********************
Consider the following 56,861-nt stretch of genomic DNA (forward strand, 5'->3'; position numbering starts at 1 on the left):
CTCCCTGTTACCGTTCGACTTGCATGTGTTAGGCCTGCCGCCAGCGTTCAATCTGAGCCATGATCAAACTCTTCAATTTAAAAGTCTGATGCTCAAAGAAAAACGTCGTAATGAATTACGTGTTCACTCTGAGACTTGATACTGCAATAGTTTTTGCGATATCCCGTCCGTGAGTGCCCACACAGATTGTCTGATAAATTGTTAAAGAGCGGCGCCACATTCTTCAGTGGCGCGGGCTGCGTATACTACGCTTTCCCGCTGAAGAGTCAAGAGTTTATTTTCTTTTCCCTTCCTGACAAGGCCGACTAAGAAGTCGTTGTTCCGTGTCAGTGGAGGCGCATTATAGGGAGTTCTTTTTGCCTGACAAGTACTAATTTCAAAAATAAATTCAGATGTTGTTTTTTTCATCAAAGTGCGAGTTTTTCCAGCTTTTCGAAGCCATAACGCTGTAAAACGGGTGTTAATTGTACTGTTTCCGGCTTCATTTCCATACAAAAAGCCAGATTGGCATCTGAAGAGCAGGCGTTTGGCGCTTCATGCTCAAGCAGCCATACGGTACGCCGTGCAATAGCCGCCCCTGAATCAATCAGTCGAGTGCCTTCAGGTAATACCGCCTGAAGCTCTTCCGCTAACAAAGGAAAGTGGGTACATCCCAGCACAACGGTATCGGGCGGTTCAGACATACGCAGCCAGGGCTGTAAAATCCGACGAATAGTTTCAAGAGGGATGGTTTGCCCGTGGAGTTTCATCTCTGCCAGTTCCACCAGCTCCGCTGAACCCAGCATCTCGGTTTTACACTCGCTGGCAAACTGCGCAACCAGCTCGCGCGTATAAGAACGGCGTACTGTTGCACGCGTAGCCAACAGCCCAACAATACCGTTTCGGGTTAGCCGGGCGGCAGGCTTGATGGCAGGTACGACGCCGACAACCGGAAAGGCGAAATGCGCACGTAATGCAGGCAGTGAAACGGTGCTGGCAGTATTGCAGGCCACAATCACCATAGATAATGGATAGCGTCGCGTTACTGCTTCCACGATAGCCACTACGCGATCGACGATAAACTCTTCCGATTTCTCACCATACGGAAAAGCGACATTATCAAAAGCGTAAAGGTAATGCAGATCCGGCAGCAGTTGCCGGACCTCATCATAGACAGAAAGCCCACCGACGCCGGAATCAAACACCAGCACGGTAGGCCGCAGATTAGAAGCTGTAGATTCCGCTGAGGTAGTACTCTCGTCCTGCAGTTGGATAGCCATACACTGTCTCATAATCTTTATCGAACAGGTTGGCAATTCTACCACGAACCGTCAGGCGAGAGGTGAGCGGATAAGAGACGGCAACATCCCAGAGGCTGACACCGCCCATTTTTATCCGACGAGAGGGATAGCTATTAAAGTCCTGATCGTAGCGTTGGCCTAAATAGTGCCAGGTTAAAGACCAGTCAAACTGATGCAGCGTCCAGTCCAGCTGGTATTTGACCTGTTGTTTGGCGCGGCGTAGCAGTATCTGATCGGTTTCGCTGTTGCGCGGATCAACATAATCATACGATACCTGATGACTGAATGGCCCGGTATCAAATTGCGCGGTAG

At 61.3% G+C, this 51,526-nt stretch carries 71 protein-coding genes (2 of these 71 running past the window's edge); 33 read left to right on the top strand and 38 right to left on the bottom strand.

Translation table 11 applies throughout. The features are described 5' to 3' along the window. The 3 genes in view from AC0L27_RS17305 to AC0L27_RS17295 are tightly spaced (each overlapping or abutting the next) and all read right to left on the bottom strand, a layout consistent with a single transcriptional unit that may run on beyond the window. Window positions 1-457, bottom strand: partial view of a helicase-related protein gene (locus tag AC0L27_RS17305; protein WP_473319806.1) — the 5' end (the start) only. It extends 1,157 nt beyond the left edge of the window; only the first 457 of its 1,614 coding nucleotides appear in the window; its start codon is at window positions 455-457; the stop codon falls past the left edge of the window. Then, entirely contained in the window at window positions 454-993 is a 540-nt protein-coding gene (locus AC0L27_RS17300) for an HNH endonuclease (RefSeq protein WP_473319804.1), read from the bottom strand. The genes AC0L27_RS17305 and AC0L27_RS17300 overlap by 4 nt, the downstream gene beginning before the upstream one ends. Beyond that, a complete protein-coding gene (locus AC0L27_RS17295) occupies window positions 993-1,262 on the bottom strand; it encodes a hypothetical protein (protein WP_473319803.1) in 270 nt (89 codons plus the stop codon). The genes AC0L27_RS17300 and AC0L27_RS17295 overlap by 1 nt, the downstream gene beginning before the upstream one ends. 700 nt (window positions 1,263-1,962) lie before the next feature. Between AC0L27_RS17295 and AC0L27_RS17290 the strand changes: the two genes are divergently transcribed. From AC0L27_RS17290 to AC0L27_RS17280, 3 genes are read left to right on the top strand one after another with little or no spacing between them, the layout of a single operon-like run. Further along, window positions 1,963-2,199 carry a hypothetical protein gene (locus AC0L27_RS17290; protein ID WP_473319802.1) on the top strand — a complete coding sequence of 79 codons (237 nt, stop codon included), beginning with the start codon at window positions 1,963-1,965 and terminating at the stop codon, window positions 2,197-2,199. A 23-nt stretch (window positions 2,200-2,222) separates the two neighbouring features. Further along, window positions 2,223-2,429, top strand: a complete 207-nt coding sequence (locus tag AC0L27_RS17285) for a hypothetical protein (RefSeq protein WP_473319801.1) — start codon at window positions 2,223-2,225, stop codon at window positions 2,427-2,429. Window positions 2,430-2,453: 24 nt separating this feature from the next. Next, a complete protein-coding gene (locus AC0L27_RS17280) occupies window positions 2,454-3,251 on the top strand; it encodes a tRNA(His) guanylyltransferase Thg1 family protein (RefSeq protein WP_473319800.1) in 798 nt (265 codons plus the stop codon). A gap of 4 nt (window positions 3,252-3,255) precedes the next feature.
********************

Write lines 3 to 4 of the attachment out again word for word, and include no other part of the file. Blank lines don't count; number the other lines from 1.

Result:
At 61.3% G+C, this 51,526-nt stretch carries 71 protein-coding genes (2 of these 71 running past the window's edge); 33 read left to right on the top strand and 38 right to left on the bottom strand.

Translation table 11 applies throughout. The features are described 5' to 3' along the window. The 3 genes in view from AC0L27_RS17305 to AC0L27_RS17295 are tightly spaced (each overlapping or abutting the next) and all read right to left on the bottom strand, a layout consistent with a single transcriptional unit that may run on beyond the window. Window positions 1-457, bottom strand: partial view of a helicase-related protein gene (locus tag AC0L27_RS17305; protein WP_473319806.1) — the 5' end (the start) only. It extends 1,157 nt beyond the left edge of the window; only the first 457 of its 1,614 coding nucleotides appear in the window; its start codon is at window positions 455-457; the stop codon falls past the left edge of the window. Then, entirely contained in the window at window positions 454-993 is a 540-nt protein-coding gene (locus AC0L27_RS17300) for an HNH endonuclease (RefSeq protein WP_473319804.1), read from the bottom strand. The genes AC0L27_RS17305 and AC0L27_RS17300 overlap by 4 nt, the downstream gene beginning before the upstream one ends. Beyond that, a complete protein-coding gene (locus AC0L27_RS17295) occupies window positions 993-1,262 on the bottom strand; it encodes a hypothetical protein (protein WP_473319803.1) in 270 nt (89 codons plus the stop codon). The genes AC0L27_RS17300 and AC0L27_RS17295 overlap by 1 nt, the downstream gene beginning before the upstream one ends. 700 nt (window positions 1,263-1,962) lie before the next feature. Between AC0L27_RS17295 and AC0L27_RS17290 the strand changes: the two genes are divergently transcribed. From AC0L27_RS17290 to AC0L27_RS17280, 3 genes are read left to right on the top strand one after another with little or no spacing between them, the layout of a single operon-like run. Further along, window positions 1,963-2,199 carry a hypothetical protein gene (locus AC0L27_RS17290; protein ID WP_473319802.1) on the top strand — a complete coding sequence of 79 codons (237 nt, stop codon included), beginning with the start codon at window positions 1,963-1,965 and terminating at the stop codon, window positions 2,197-2,199. A 23-nt stretch (window positions 2,200-2,222) separates the two neighbouring features. Further along, window positions 2,223-2,429, top strand: a complete 207-nt coding sequence (locus tag AC0L27_RS17285) for a hypothetical protein (RefSeq protein WP_473319801.1) — start codon at window positions 2,223-2,225, stop codon at window positions 2,427-2,429. Window positions 2,430-2,453: 24 nt separating this feature from the next. Next, a complete protein-coding gene (locus AC0L27_RS17280) occupies window positions 2,454-3,251 on the top strand; it encodes a tRNA(His) guanylyltransferase Thg1 family protein (RefSeq protein WP_473319800.1) in 798 nt (265 codons plus the stop codon). A gap of 4 nt (window positions 3,252-3,255) precedes the next feature.